What I haven’t done, though, is meet my fundraising goal. I was super humbled months ago when, thanks to you, I met my minimum donation level in a matter of hours. That’s really incredible, and I can’t thank you early adopters enough. I was even more staggered when, in the hours and days that followed, I rose to the top of the list on my team thanks to the 20+ folks who gave so generously in my name. Now I want us to hit it out of the park this week.

When so many of you responded so quickly, I raised my goal from the rider minimum of $400 to a more lofty but do-able $2,000. We’re very, very close to that right now. I think, though, that we can do even better. One of the reasons I decided to ride this year actually had nothing to do with MS (though obviously it’s a great cause): I want my TEAM, Karbach Brewing, to make a big splash on per-rider donations in this, their first year fielding a team.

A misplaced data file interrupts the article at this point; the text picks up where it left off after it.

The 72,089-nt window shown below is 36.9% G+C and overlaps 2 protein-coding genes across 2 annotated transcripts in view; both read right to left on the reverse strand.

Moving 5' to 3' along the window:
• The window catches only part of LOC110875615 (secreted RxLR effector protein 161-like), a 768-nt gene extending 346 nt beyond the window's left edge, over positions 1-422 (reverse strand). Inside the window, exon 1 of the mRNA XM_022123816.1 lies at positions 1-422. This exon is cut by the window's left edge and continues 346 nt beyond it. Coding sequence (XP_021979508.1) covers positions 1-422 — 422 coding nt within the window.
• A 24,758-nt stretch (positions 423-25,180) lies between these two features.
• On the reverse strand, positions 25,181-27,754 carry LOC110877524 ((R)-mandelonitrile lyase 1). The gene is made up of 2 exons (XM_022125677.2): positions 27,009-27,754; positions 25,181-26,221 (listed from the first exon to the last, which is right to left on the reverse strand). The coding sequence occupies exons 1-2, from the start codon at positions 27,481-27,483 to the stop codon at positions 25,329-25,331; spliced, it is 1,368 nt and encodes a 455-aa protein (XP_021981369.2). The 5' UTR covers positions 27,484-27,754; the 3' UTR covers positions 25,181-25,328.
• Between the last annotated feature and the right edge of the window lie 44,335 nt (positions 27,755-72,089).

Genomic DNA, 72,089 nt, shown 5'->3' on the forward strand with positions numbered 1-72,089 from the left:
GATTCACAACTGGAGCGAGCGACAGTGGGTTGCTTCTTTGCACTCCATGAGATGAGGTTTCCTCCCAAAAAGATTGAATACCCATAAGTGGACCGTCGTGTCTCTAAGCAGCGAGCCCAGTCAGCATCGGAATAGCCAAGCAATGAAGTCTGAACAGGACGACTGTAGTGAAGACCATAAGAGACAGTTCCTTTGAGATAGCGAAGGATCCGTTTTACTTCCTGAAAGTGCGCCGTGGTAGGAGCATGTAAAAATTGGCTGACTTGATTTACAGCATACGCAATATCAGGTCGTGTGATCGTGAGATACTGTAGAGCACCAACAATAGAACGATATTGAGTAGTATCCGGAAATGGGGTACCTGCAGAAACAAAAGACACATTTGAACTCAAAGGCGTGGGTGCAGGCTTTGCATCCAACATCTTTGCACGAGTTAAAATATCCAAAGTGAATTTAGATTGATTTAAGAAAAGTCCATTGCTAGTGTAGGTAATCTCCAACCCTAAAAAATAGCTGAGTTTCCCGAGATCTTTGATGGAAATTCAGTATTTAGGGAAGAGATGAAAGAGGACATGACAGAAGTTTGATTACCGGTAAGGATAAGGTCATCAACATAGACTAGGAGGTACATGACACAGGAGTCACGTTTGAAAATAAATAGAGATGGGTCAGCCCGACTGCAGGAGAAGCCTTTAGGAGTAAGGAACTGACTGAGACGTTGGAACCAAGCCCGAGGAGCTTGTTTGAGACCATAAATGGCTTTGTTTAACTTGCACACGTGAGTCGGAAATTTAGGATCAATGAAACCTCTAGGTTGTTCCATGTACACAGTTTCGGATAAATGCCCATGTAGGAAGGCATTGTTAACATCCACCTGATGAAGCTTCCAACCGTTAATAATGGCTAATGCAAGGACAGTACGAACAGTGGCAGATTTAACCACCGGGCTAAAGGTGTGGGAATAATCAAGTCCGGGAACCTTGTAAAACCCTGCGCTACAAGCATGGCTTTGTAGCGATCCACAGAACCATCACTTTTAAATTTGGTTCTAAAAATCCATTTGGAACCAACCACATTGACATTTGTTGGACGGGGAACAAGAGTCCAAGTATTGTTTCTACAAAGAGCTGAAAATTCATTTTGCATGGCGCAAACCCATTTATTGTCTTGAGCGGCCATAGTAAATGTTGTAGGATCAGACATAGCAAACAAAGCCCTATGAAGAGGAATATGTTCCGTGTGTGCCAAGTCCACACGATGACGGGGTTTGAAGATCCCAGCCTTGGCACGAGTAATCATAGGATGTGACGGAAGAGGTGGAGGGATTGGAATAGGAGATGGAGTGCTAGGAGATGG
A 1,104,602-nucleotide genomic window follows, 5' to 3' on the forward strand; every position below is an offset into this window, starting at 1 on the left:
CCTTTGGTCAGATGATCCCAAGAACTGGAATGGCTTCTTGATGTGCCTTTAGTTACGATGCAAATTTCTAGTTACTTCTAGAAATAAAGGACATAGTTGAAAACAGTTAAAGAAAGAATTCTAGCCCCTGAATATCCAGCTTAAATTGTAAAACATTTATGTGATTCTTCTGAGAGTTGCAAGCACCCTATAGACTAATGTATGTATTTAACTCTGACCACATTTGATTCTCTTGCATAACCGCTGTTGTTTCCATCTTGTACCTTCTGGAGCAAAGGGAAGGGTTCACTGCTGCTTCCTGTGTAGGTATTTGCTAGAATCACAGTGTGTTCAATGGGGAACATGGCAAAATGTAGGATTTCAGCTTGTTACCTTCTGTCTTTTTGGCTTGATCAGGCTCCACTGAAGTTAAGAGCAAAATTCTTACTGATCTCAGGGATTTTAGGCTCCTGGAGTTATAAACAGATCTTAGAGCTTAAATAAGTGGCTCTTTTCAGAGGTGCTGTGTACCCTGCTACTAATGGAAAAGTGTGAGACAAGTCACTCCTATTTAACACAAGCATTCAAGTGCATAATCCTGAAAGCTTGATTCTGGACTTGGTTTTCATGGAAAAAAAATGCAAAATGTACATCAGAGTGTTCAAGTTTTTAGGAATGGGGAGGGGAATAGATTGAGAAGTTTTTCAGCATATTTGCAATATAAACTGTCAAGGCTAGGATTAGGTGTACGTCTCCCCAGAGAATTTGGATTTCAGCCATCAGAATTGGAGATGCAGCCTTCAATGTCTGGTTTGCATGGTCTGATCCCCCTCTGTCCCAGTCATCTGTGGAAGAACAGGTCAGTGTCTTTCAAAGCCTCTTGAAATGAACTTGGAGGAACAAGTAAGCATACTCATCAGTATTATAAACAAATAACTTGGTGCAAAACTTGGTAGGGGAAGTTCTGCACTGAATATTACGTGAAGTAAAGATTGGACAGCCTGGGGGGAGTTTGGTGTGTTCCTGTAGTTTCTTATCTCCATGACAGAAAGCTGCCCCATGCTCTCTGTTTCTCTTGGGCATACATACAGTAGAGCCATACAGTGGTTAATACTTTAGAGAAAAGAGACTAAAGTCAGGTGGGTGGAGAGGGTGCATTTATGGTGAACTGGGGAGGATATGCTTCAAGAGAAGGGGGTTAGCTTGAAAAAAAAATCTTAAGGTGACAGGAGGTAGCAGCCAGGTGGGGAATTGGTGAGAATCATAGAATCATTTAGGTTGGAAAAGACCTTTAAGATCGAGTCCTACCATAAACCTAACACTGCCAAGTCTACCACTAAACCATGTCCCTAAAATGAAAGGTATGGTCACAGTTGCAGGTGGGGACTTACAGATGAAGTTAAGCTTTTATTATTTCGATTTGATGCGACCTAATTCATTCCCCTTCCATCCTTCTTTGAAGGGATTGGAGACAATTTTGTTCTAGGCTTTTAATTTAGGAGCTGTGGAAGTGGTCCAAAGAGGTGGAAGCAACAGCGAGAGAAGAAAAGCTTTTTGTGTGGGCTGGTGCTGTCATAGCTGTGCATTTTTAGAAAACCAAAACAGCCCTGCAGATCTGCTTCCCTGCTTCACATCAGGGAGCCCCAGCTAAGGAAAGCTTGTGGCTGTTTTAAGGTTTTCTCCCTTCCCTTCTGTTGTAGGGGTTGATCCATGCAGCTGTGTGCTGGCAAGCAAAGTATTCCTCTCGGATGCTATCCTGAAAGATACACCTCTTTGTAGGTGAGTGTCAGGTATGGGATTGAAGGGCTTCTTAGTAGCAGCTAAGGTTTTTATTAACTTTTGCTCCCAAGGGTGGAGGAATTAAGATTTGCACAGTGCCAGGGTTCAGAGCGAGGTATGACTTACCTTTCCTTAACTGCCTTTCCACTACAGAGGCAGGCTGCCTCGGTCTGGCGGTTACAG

Karbach have been super supportive of community efforts in town, and especially bike-related events. They’re a great group of friendly people who happen to make some really awesome beer, and I think they deserve to have a great first year with the MS150.

So my ask now is actually a little more complicated than it was before. I’ll make my personal goal, no problem. I’d love it if you’d help me obliterate that arbitrary number. That’s a little selfish, sure, but I like being #1. It’d be cool to reach $2,500 or even $3,000.